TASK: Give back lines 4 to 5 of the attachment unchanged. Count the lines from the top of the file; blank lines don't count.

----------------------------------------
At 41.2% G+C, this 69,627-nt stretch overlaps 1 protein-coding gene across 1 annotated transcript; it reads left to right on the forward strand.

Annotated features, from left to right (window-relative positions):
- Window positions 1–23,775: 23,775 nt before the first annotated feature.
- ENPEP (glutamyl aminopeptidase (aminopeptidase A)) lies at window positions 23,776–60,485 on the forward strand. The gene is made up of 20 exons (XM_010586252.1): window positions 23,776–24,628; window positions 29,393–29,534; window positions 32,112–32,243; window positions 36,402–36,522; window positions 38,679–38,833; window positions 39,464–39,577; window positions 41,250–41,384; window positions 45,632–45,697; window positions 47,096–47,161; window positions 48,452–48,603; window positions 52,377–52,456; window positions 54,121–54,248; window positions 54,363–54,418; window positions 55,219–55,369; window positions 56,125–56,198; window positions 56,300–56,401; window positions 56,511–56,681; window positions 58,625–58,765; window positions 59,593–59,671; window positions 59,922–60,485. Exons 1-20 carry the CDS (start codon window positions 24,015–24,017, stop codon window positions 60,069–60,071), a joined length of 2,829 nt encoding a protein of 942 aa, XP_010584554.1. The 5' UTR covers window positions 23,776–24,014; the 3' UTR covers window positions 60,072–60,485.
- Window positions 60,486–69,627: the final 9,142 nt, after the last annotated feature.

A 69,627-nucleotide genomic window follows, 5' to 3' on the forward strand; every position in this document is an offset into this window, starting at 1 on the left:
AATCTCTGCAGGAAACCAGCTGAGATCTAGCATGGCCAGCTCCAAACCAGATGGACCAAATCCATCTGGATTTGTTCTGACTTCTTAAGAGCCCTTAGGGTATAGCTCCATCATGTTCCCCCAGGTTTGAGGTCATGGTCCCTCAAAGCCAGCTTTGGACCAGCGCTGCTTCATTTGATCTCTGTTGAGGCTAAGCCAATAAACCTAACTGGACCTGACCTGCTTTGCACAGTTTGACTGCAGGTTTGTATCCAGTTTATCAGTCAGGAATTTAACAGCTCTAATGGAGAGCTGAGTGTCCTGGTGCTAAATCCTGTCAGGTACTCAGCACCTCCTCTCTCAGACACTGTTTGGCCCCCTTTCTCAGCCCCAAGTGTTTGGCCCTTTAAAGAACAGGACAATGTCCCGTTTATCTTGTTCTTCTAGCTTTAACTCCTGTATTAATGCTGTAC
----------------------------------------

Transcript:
- ENPEP (glutamyl aminopeptidase (aminopeptidase A)) lies at window positions 23,776–60,485 on the forward strand. The gene is made up of 20 exons (XM_010586252.1): window positions 23,776–24,628; window positions 29,393–29,534; window positions 32,112–32,243; window positions 36,402–36,522; window positions 38,679–38,833; window positions 39,464–39,577; window positions 41,250–41,384; window positions 45,632–45,697; window positions 47,096–47,161; window positions 48,452–48,603; window positions 52,377–52,456; window positions 54,121–54,248; window positions 54,363–54,418; window positions 55,219–55,369; window positions 56,125–56,198; window positions 56,300–56,401; window positions 56,511–56,681; window positions 58,625–58,765; window positions 59,593–59,671; window positions 59,922–60,485. Exons 1-20 carry the CDS (start codon window positions 24,015–24,017, stop codon window positions 60,069–60,071), a joined length of 2,829 nt encoding a protein of 942 aa, XP_010584554.1. The 5' UTR covers window positions 23,776–24,014; the 3' UTR covers window positions 60,072–60,485.
- Window positions 60,486–69,627: the final 9,142 nt, after the last annotated feature.